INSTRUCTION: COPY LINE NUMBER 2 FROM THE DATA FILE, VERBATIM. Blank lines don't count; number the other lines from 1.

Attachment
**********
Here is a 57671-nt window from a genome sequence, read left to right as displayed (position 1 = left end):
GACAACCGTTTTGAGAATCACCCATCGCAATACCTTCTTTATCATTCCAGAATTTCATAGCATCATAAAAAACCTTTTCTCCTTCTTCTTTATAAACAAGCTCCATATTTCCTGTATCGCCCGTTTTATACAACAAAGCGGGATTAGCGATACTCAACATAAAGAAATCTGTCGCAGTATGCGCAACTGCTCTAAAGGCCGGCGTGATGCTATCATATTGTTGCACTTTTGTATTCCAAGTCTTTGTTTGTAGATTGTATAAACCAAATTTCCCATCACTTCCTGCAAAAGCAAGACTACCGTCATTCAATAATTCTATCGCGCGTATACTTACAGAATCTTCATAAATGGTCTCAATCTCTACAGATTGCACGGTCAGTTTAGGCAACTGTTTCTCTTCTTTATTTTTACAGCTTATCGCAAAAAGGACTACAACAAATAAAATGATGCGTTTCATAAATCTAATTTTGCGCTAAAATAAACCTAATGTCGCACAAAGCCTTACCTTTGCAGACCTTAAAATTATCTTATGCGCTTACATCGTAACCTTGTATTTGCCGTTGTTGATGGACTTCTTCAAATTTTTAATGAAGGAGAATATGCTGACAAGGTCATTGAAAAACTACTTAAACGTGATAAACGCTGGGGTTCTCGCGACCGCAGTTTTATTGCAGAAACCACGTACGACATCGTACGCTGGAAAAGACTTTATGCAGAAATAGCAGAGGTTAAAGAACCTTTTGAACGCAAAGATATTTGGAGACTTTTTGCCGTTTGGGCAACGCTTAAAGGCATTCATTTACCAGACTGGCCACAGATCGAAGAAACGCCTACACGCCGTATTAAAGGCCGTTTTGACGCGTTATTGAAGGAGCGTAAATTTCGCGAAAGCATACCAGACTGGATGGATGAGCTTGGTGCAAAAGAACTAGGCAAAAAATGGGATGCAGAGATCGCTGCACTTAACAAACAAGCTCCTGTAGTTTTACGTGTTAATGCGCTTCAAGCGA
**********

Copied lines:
GACAACCGTTTTGAGAATCACCCATCGCAATACCTTCTTTATCATTCCAGAATTTCATAGCATCATAAAAAACCTTTTCTCCTTCTTCTTTATAAACAAGCTCCATATTTCCTGTATCGCCCGTTTTATACAACAAAGCGGGATTAGCGATACTCAACATAAAGAAATCTGTCGCAGTATGCGCAACTGCTCTAAAGGCCGGCGTGATGCTATCATATTGTTGCACTTTTGTATTCCAAGTCTTTGTTTGTAGATTGTATAAACCAAATTTCCCATCACTTCCTGCAAAAGCAAGACTACCGTCATTCAATAATTCTATCGCGCGTATACTTACAGAATCTTCATAAATGGTCTCAATCTCTACAGATTGCACGGTCAGTTTAGGCAACTGTTTCTCTTCTTTATTTTTACAGCTTATCGCAAAAAGGACTACAACAAATAAAATGATGCGTTTCATAAATCTAATTTTGCGCTAAAATAAACCTAATGTCGCACAAAGCCTTACCTTTGCAGACCTTAAAATTATCTTATGCGCTTACATCGTAACCTTGTATTTGCCGTTGTTGATGGACTTCTTCAAATTTTTAATGAAGGAGAATATGCTGACAAGGTCATTGAAAAACTACTTAAACGTGATAAACGCTGGGGTTCTCGCGACCGCAGTTTTATTGCAGAAACCACGTACGACATCGTACGCTGGAAAAGACTTTATGCAGAAATAGCAGAGGTTAAAGAACCTTTTGAACGCAAAGATATTTGGAGACTTTTTGCCGTTTGGGCAACGCTTAAAGGCATTCATTTACCAGACTGGCCACAGATCGAAGAAACGCCTACACGCCGTATTAAAGGCCGTTTTGACGCGTTATTGAAGGAGCGTAAATTTCGCGAAAGCATACCAGACTGGATGGATGAGCTTGGTGCAAAAGAACTAGGCAAAAAATGGGATGCAGAGATCGCTGCACTTAACAAACAAGCTCCTGTAGTTTTACGTGTTAATGCGCTTCAAGCGA